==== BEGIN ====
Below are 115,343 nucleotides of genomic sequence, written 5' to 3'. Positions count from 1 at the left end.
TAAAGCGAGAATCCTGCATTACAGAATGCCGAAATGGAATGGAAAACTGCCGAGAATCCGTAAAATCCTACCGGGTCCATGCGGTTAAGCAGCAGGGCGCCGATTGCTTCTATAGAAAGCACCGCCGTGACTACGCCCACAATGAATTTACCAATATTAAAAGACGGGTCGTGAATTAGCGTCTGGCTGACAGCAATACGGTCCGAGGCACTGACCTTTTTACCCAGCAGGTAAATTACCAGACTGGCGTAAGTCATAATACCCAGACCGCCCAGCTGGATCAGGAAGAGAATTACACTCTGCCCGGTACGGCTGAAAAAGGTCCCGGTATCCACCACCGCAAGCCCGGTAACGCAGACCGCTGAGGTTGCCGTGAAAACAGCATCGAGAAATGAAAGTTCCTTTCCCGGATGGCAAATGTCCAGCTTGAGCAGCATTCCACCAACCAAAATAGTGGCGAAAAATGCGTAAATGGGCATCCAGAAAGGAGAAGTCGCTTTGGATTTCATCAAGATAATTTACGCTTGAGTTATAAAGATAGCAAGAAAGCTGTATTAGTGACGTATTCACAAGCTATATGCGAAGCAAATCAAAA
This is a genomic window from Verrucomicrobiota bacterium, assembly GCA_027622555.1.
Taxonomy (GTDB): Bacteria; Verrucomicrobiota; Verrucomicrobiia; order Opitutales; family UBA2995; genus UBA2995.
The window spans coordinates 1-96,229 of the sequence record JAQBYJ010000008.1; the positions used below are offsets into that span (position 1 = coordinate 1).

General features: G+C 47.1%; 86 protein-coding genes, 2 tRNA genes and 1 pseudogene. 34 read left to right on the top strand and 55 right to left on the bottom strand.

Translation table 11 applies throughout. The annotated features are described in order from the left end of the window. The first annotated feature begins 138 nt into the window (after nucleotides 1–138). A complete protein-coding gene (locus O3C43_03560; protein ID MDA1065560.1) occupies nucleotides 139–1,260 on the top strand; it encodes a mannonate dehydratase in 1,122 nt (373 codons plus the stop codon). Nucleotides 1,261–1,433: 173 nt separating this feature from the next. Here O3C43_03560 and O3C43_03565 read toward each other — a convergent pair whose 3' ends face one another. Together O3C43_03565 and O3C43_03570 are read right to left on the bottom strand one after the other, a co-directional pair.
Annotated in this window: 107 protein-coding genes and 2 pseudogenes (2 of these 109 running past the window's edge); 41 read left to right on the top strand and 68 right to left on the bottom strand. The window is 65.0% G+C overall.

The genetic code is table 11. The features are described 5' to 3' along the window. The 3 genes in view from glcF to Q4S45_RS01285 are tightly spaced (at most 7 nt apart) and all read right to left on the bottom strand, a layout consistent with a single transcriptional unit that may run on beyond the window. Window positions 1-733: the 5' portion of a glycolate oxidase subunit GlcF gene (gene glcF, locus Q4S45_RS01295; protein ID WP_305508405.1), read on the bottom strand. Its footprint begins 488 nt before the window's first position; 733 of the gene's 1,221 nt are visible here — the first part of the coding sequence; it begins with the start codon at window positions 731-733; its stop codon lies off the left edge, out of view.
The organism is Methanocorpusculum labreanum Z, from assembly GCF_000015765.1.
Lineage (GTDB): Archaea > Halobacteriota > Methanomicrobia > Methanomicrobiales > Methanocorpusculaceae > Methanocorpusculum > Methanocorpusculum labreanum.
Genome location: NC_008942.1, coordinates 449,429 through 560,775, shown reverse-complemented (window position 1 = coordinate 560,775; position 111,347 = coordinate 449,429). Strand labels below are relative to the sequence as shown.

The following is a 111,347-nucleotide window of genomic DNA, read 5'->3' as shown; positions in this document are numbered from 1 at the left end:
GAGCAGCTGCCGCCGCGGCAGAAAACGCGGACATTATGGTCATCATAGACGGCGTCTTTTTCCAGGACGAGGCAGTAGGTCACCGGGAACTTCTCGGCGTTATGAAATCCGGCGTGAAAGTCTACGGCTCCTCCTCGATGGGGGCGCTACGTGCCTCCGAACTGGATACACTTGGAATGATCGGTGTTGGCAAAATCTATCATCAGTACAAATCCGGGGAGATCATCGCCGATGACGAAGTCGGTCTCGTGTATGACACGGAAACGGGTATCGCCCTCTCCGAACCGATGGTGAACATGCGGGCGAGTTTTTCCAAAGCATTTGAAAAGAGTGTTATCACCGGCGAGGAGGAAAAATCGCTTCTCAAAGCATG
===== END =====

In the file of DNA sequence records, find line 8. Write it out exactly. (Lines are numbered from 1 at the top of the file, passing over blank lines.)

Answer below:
Annotated in this window: 107 protein-coding genes and 2 pseudogenes (2 of these 109 running past the window's edge); 41 read left to right on the top strand and 68 right to left on the bottom strand. The window is 65.0% G+C overall.